Demand exploded for pressure-treated lumber, required for deck structures by many building codes. As The Wall Street Journal reports, saw mills have been caught unprepared, supplies havent met demand, and prices have soared. The spot price of lumber on financial markets is the highest its been in years, and more than double what it was just four months ago.

Whats going on is all DIY-driven, says James Rane Jr., vice president of manufacturing at Great Southern Wood Preserving, based in Abbeville, Ala., which obtains sawn pine from mills, pressure-treats it, and sells it to retailers under the name YellaWood. We cant get enough inventory for the demand, he says. And its not just usits everyone in the industry.

Rane says he cant be sure when the current supply will improve and prices will drop. Retailers arent making promises, either. Our merchandising and supply chain teams are working hard to replenish in-demand items as quickly as possible, Margaret Smith, a Home Depot spokesperson said in an email.

When Buying Cedar Or Redwood Decking Select Decking Boards Cut From Heartwood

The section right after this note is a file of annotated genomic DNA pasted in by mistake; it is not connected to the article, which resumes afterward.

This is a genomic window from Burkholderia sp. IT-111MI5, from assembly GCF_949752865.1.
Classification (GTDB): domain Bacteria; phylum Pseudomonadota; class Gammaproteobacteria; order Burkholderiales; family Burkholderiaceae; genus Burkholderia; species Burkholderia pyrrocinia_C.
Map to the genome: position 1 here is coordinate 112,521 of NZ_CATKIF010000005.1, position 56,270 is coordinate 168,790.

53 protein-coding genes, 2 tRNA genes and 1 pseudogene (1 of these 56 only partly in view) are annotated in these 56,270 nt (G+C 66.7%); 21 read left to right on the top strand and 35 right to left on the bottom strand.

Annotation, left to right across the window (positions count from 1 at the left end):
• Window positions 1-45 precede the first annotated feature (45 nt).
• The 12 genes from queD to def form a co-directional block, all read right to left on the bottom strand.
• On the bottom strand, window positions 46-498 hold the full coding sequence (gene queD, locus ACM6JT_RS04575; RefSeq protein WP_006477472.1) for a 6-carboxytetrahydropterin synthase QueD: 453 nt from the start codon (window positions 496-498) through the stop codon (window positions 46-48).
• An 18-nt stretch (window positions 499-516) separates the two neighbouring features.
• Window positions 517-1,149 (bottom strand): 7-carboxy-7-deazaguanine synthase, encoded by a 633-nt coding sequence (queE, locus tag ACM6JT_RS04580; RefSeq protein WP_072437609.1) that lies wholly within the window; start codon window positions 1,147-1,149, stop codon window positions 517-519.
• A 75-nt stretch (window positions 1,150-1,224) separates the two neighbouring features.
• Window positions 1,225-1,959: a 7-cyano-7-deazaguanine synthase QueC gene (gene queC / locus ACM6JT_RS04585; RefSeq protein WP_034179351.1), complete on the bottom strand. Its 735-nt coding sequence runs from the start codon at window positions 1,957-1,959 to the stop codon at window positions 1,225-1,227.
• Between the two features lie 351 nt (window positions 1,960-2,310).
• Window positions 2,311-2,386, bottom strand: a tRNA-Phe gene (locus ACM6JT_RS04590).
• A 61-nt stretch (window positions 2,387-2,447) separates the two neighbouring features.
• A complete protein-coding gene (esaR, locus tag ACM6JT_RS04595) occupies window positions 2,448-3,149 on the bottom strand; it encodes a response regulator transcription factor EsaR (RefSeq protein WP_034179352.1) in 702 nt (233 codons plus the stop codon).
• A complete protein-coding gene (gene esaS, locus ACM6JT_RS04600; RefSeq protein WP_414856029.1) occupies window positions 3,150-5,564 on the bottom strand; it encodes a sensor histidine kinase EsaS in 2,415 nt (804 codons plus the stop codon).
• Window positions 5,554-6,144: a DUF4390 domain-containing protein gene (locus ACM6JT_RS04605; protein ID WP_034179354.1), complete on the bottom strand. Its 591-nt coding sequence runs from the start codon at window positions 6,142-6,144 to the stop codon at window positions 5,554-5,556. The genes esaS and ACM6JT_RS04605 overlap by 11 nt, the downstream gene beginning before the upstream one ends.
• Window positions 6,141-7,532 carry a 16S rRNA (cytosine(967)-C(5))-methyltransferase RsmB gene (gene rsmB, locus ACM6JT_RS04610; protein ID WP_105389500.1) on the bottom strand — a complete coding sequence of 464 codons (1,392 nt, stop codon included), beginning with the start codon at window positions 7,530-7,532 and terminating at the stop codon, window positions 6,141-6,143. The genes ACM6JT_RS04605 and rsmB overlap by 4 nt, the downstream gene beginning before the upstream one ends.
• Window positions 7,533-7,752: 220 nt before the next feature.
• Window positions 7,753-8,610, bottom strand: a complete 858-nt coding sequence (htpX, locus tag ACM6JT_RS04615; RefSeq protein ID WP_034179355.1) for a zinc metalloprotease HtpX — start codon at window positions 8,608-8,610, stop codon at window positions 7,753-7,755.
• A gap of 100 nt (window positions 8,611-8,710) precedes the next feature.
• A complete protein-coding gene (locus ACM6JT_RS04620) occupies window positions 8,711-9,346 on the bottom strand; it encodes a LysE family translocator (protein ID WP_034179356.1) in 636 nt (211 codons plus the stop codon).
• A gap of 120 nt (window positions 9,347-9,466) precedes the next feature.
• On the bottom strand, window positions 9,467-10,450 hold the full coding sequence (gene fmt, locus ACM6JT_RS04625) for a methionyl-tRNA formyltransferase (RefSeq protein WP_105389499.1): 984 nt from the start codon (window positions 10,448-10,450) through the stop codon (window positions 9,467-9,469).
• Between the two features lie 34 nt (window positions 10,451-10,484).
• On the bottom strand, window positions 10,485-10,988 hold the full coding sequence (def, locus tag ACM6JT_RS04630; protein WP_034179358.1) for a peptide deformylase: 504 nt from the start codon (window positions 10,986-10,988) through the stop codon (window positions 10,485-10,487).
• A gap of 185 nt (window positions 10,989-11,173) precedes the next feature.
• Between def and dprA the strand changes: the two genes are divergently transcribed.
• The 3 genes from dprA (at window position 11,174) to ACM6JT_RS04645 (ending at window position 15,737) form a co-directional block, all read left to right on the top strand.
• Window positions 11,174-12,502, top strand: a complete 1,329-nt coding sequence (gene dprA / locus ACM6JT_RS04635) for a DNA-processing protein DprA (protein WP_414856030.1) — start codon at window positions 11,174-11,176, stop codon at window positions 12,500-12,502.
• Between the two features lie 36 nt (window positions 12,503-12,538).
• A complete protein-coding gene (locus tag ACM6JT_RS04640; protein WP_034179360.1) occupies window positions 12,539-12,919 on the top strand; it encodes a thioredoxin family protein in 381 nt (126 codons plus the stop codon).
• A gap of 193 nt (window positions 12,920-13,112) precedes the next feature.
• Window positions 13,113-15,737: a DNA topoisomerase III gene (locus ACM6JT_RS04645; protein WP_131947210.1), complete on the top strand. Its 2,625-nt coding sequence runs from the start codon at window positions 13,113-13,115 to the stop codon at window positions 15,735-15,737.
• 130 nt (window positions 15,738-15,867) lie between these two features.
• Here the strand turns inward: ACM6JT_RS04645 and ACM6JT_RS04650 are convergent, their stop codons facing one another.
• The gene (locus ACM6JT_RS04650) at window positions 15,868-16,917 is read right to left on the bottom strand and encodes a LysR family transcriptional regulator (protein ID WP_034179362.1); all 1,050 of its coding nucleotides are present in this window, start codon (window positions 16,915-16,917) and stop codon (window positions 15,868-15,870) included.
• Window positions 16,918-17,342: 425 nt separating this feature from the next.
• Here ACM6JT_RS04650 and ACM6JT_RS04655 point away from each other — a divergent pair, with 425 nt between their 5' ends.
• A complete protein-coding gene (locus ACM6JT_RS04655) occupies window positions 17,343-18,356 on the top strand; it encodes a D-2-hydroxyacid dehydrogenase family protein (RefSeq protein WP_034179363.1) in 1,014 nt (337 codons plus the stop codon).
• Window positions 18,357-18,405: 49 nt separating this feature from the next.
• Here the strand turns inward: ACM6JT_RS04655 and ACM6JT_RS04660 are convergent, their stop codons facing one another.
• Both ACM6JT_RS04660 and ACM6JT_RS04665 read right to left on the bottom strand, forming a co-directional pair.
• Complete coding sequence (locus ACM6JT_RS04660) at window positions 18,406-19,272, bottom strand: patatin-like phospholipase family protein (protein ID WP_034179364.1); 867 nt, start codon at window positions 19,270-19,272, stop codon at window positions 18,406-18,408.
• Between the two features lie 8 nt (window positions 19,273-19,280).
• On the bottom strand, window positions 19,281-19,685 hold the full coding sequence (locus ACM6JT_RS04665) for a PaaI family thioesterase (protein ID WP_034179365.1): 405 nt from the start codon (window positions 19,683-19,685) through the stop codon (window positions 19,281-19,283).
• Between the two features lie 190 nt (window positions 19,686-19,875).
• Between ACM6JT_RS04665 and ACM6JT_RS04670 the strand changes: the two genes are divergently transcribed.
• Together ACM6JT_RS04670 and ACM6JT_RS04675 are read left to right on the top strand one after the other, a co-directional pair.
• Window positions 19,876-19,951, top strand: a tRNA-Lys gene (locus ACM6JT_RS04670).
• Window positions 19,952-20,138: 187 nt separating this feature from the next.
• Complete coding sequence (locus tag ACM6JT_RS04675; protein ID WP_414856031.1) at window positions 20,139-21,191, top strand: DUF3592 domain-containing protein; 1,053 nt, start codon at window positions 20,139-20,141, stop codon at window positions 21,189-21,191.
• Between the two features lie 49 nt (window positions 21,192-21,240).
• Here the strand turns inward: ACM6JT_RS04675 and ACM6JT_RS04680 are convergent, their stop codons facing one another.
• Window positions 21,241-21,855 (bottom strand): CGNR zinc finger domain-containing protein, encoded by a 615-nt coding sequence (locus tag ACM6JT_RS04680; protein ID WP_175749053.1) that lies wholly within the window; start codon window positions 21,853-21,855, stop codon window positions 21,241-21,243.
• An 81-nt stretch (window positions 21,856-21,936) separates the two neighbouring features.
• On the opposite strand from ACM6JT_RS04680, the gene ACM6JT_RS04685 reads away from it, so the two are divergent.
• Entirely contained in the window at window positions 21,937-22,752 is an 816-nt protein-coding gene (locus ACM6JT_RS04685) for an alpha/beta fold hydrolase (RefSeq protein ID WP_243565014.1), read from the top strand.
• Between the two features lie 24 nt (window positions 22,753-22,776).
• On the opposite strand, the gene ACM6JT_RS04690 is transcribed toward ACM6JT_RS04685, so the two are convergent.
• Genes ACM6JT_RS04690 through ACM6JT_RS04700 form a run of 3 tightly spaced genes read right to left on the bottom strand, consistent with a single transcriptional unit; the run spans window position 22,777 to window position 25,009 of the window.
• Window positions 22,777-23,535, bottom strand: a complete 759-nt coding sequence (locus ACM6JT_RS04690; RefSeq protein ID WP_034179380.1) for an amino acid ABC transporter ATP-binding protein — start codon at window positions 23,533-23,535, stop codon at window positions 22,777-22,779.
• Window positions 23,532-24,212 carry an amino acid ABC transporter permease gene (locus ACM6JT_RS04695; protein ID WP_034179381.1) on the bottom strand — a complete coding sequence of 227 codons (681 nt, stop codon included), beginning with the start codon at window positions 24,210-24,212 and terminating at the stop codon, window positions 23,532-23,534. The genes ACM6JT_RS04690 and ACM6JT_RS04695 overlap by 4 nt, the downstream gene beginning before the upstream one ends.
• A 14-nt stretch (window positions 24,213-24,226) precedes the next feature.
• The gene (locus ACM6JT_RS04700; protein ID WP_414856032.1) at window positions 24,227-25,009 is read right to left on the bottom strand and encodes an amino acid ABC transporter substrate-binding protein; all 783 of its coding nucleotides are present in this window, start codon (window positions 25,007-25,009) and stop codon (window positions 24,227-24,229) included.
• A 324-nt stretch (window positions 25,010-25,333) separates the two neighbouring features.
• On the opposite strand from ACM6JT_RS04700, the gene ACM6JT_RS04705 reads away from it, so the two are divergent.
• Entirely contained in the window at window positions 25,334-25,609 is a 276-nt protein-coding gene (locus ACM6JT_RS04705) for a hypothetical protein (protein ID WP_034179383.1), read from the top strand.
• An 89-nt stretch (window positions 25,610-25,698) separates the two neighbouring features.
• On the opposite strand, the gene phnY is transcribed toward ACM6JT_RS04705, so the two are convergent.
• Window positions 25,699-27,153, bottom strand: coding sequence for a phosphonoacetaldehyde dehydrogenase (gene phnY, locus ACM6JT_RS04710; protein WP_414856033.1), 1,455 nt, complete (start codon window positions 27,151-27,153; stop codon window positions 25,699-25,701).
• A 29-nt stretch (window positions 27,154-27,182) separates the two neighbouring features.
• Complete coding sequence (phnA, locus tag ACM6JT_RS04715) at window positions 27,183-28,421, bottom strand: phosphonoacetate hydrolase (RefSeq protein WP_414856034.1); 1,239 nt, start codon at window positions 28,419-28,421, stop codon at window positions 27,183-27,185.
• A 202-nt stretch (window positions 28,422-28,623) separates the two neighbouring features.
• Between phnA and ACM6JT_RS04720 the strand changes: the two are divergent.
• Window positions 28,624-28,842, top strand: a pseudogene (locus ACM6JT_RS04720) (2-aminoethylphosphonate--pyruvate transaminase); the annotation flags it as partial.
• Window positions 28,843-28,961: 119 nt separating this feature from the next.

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Heartwood contains the natural preservative oils that give these woods their resistance to decay and insect attack. Heartwood in these species is the darker core of the tree. Sapwood lighter in color and cut from the outer edges of the treelacks these natural oils. If youre purchasing redwood, you may find two grades. Look for lumber labeled heartwood common, which has more heartwood than construction common.

Install decking boards good side up. Some swear decking boards should only be installed bark side up, the theory being, if a board cups, boards laid bark side up will warp into a hump that water will run off rather than a dip where water can settle. But tests have shown there are many reasons boards cup and they dont always cup according to bark side.

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The Right Lumber Is Key To A Successful Deck